Mortgage rates fell for the third day in a row–the first time that’s happened so far in 2018! Much like last week was slightly less spectacular than its “best in 2018” designation, today also comes with caveats. Even though rates technically did fall for the third straight day, most of the day was spent with underlying bond markets moving into weaker territory. This resulted in several lenders raising rates in the middle of the day, leaving them roughly in line with Friday’s latest offerings.
All of the above places increased emphasis on the coming days. If bonds and rates can manage to continue holding their ground (or even improving) we could finally begin to say that “something different” is happening in 2018. To be clear, there is no implication for lock/float strategy just yet. The broader trend is still unfriendly and undefeated. But the underdog has gotten a few good punches in, and it’s only natural to hope for an upset.
Loan Originator Perspective
Bond markets opened strongly this morning, but the gains evaporated by midday. It’s the same scenario we’ve seen several times lately, we get a day/two of lower rates, but can’t sustain any momentum. The trend is still towards higher rates, locking early is still the best course of action for all but highly aggressive/”action loving” borrowers. –Ted Rood, Senior Originator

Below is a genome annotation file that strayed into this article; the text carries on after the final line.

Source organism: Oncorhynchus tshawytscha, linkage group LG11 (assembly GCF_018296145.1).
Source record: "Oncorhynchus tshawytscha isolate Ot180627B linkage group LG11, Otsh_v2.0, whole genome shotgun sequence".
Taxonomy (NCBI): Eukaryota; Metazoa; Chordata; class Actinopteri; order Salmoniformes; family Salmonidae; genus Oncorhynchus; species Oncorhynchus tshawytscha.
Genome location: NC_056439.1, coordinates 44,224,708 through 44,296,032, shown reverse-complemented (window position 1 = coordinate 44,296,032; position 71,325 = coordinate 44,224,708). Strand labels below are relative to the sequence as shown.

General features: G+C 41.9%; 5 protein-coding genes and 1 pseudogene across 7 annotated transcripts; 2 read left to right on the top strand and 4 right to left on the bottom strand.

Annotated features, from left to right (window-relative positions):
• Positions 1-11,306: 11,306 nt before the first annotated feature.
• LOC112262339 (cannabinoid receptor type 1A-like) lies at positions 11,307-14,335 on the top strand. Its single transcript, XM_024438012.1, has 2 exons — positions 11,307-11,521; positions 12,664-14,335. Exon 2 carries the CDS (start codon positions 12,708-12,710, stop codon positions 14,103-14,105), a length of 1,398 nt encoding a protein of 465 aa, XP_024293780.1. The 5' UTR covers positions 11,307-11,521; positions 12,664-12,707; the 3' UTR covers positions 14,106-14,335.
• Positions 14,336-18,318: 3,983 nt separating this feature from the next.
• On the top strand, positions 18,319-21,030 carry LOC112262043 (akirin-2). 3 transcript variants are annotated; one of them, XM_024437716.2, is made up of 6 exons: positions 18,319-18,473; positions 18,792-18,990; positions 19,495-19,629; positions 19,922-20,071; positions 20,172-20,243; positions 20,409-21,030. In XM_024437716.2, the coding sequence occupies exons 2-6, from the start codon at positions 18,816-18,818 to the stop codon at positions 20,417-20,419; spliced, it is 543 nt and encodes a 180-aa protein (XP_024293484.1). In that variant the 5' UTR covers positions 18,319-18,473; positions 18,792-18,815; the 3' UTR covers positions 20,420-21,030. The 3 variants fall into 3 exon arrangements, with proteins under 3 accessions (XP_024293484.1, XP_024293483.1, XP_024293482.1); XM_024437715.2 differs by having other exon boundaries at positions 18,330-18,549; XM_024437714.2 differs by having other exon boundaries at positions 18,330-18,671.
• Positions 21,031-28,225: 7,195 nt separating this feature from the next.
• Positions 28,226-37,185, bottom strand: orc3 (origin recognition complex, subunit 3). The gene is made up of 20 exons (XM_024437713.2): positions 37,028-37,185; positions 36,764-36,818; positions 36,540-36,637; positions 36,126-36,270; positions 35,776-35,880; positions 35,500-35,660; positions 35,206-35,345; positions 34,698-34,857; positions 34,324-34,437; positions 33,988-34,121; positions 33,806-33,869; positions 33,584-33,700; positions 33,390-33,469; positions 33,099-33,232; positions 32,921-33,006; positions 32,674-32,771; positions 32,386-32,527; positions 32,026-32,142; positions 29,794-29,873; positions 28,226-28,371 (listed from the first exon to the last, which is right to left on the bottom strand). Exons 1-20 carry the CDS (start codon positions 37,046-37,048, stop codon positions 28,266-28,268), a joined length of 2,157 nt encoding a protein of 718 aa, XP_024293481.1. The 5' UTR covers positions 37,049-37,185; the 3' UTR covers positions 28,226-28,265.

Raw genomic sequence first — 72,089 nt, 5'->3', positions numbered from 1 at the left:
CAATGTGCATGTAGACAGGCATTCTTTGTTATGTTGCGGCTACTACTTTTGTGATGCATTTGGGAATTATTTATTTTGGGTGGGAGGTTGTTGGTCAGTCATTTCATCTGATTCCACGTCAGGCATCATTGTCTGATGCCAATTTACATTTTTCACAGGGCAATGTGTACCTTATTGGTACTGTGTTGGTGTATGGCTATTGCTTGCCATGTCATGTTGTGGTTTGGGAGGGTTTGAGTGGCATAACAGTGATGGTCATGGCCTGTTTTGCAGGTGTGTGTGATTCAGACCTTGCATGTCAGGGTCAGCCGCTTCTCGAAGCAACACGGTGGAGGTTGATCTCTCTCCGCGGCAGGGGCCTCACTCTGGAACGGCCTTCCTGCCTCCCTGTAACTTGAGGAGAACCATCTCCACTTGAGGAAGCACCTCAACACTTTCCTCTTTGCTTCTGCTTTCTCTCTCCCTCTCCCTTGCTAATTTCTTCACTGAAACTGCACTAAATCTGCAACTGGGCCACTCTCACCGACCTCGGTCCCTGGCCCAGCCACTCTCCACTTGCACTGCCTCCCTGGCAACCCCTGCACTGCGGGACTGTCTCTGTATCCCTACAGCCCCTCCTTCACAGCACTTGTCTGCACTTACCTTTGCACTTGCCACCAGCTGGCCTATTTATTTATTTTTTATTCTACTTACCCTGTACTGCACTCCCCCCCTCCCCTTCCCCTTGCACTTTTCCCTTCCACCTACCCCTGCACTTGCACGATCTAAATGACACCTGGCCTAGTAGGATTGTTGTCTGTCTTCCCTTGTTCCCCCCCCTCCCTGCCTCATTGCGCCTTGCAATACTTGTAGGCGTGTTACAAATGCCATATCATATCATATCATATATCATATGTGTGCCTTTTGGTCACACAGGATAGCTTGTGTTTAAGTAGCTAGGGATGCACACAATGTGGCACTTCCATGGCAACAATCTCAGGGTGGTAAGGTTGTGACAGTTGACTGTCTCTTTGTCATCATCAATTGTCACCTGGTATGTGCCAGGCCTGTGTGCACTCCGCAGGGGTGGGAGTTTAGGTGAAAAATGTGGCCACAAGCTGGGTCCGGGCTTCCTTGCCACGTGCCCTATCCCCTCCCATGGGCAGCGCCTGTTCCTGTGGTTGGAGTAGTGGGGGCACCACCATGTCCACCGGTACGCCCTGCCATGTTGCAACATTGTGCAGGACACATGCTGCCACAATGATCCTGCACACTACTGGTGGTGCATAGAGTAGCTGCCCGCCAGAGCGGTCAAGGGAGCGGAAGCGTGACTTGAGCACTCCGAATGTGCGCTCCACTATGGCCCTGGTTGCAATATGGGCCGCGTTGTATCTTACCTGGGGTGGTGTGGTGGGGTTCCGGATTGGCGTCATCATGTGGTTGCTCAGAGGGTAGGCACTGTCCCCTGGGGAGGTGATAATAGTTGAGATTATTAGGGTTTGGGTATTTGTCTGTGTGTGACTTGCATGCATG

Today’s Most Prevalent Rates
- 30YR FIXED – 4.625%
- FHA/VA – 4.375%
- 15 YEAR FIXED – 3.875%
- 5 YEAR ARMS – 3.5-3.75% depending on the lender
Ongoing Lock/Float Considerations
- 2017 had proven to be a relatively good year for mortgage rates despite widespread expectations for a stronger push higher after the presidential election in late 2016.
- While rates remain low in absolute terms, they moved higher in a more threatening way heading into the 4th quarter, relative to the stability and improvement seen earlier in 2017
- The default stance for now is that this trend toward higher rates has the potential to continue. It will take more than a few great days here and there for that outlook to change.
- For weeks, this bullet point had warned about recent stability inviting a bigger dose of volatility. That volatility is now here. As such, locking is generally the better choice until the volatility is clearly dying down.
- Rates discussed refer to the most frequently-quoted, conforming, conventional 30yr fixed rate for top tier borrowers among average to well-priced lenders. The rates generally assume little-to-no origination or discount except as noted when applicable. Rates appearing on this page are “effective rates” that take day-to-day changes in upfront costs into consideration.